H.M. Ershad, Former President of Bangladesh, Is Dead at 89


Gen. H. M. Ershad, the military dictator of Bangladesh for most of the 1980s, died on Sunday in Dhaka, the nation’s capital. He was 89.

His younger brother, G. M. Quader, confirmed the death, in a military hospital. He said that General Ershad had a number of health problems, including infections in his lungs and kidneys, and had been admitted to the hospital on June 26.

General Ershad assumed power as military chief in 1982 and declared himself president the next year. He later created the Jatiya Party and was elected in 1986, although his victory was marred by charges of vote fraud.

Hussain Muhammad Ershad was born on Feb. 1, 1930, in the Coochbehar district of West Bengal state in India, which was under British rule at the time. His parents migrated to what is now Bangladesh but was then part of Pakistan in 1948, after the end of British colonial rule in the Indian subcontinent.

Complete information on survivors was not available.

He attended officer training school in Kohat, Pakistan, and was commissioned into the Pakistan Army in 1952. He was an adjutant in the East Bengal Regiment, the largest formation in the future Bangladesh Army.

After completing advanced courses at the Command and Staff College in Quetta, Pakistan, in 1966, General Ershad returned to Bangladesh in 1973, two years after the country won independence from Pakistan following a nine-month war.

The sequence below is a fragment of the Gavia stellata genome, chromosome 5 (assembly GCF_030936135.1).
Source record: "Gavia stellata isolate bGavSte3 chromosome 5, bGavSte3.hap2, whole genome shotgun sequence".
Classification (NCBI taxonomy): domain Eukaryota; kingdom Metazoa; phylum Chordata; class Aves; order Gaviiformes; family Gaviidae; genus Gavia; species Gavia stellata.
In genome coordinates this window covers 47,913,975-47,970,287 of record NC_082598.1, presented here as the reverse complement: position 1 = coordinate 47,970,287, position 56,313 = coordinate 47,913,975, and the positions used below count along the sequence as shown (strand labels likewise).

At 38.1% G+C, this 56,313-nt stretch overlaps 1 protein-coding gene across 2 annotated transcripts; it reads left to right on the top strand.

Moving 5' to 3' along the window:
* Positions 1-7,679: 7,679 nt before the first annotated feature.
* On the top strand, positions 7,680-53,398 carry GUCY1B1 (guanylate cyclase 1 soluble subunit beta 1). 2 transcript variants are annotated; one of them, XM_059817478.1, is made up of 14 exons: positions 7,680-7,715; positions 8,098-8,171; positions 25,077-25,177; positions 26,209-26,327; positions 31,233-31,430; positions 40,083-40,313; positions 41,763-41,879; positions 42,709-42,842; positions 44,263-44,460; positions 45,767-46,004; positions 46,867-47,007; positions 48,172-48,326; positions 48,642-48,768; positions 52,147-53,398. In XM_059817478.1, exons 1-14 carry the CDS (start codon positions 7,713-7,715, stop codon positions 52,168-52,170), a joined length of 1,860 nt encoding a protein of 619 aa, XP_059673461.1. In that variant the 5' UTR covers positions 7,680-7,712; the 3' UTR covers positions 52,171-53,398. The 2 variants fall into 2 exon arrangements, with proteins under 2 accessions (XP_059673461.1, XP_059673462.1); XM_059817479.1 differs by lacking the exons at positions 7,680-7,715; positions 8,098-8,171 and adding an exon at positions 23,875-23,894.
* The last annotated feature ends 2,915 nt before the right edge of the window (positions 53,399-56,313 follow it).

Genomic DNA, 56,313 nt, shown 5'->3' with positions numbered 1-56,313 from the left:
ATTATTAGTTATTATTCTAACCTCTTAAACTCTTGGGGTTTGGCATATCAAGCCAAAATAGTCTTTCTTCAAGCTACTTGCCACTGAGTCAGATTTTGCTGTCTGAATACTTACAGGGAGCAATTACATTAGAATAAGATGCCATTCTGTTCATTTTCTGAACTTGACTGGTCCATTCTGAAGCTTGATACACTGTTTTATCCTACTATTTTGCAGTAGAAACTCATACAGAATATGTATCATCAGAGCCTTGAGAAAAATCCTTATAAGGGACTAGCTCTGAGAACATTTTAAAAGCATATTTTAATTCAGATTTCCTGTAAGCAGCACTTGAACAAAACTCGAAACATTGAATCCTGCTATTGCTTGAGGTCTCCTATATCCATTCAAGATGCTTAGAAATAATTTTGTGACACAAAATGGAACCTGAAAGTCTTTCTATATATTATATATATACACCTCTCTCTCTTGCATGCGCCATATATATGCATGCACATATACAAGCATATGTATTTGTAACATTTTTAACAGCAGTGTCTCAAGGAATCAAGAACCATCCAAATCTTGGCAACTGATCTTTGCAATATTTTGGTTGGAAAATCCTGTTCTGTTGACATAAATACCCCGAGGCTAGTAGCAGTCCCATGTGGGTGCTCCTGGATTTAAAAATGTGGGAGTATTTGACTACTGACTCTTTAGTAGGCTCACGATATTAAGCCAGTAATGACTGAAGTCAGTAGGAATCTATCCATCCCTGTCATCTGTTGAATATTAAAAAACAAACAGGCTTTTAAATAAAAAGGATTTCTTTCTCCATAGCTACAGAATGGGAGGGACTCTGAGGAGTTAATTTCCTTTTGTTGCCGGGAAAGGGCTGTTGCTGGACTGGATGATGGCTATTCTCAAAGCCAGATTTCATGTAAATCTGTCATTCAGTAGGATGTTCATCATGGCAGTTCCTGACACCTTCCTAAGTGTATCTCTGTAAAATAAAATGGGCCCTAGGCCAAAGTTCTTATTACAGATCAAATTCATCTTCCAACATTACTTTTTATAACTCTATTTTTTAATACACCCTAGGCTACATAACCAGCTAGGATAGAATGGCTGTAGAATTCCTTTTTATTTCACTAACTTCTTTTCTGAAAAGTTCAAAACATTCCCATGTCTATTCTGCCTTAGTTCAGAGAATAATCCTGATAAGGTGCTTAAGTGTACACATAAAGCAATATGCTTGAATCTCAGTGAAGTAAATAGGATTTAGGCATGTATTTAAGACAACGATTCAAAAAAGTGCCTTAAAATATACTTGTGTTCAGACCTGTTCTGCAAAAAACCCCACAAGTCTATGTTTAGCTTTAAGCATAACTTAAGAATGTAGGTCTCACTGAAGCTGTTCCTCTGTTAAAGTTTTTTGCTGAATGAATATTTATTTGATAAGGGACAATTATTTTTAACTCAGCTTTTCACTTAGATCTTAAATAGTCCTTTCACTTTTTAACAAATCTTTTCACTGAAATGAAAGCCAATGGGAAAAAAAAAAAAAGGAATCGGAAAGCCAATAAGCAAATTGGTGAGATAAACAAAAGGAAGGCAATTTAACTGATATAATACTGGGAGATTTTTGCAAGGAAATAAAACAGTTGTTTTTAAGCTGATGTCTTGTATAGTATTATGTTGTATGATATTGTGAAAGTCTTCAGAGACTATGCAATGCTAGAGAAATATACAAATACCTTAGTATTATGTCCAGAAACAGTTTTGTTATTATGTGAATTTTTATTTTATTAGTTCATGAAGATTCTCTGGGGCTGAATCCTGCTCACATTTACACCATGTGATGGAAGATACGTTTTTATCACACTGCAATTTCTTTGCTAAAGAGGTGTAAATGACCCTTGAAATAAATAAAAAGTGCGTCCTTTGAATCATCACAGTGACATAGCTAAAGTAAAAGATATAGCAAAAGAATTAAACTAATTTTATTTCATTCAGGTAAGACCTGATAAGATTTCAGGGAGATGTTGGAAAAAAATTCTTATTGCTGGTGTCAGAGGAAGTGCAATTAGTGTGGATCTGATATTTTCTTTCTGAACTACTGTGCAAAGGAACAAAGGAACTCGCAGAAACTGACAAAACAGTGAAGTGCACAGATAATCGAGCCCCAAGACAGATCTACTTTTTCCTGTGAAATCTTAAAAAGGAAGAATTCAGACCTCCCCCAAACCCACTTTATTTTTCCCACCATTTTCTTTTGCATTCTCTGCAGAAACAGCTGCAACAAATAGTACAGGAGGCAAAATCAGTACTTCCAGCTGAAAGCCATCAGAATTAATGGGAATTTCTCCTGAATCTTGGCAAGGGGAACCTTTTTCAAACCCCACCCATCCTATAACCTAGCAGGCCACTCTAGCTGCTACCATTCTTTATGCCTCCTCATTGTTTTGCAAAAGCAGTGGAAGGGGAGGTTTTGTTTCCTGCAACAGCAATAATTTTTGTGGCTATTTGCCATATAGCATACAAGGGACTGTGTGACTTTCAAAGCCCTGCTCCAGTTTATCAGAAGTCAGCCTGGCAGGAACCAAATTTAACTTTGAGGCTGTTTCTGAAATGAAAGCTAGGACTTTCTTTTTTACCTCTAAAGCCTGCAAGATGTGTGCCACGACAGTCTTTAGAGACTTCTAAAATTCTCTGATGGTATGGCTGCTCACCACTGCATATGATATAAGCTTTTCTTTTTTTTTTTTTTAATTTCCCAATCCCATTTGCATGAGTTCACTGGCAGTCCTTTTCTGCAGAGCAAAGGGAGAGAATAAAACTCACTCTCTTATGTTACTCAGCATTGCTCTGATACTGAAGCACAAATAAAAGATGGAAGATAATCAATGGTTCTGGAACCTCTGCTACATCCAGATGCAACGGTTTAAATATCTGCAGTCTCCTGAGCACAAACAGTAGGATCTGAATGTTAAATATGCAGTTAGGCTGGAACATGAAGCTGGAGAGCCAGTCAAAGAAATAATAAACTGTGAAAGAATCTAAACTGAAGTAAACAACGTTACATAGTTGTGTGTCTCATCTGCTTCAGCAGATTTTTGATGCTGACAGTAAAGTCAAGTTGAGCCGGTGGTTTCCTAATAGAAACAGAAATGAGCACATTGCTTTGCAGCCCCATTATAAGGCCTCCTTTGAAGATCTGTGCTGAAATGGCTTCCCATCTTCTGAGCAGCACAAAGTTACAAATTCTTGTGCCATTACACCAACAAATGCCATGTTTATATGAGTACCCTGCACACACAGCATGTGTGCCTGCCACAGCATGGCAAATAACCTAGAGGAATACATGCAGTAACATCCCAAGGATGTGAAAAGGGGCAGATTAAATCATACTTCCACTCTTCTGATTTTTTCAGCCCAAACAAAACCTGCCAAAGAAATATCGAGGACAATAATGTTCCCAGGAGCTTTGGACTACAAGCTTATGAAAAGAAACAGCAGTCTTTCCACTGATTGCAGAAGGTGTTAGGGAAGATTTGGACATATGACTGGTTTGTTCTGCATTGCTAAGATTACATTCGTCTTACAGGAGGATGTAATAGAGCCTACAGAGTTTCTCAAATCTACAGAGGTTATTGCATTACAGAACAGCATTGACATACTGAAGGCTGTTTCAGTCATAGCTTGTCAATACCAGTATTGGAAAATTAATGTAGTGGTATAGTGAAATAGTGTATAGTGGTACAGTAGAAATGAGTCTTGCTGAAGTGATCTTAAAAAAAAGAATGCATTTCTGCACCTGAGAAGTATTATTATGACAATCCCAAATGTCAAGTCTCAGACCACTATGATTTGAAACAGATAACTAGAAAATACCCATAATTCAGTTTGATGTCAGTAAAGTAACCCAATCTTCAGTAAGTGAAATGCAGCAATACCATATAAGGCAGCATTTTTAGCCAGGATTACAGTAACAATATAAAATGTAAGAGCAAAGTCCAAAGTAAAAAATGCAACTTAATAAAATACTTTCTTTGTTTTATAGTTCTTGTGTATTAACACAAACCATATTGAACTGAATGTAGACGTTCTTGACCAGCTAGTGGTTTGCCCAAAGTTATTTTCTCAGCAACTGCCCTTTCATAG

He took over as the chief martial law administrator in a bloodless coup in 1982 and removed the elected government.

He became president of Bangladesh in December 1983 and held that post until 1990, when he was ousted in an uprising led by Sheikh Hasina and Khaleda Zia, who have been ruling Bangladesh intermittently since its return to democracy in 1991. Ms. Hasina is the current prime minister.

While in office, General Ershad suspended the country’s constitution and Parliament and cracked down on his political opponents. He amended the constitution by declaring Islam the state religion in 1988. (Bangladesh is a Muslim-majority nation.)

After his ouster, he was arrested in 1991 on more than two dozen charges. He was acquitted of many of them but convicted of corruption and imprisoned for six years. He was also accused of backing a 1991 military coup in which one of his close military associates was killed. That case is still pending.

While critics say General Ershad destroyed many state institutions, defenders point out that he decentralized Bangladesh’s administrative structure by bringing rural areas under a development agenda that included the construction of many highways and other infrastructure projects. During his rule, Bangladesh improved relations with the United States and nations in the Middle East.

He was elected to Parliament in 2008, 2014 and 2018. At his death, he was the opposition leader.

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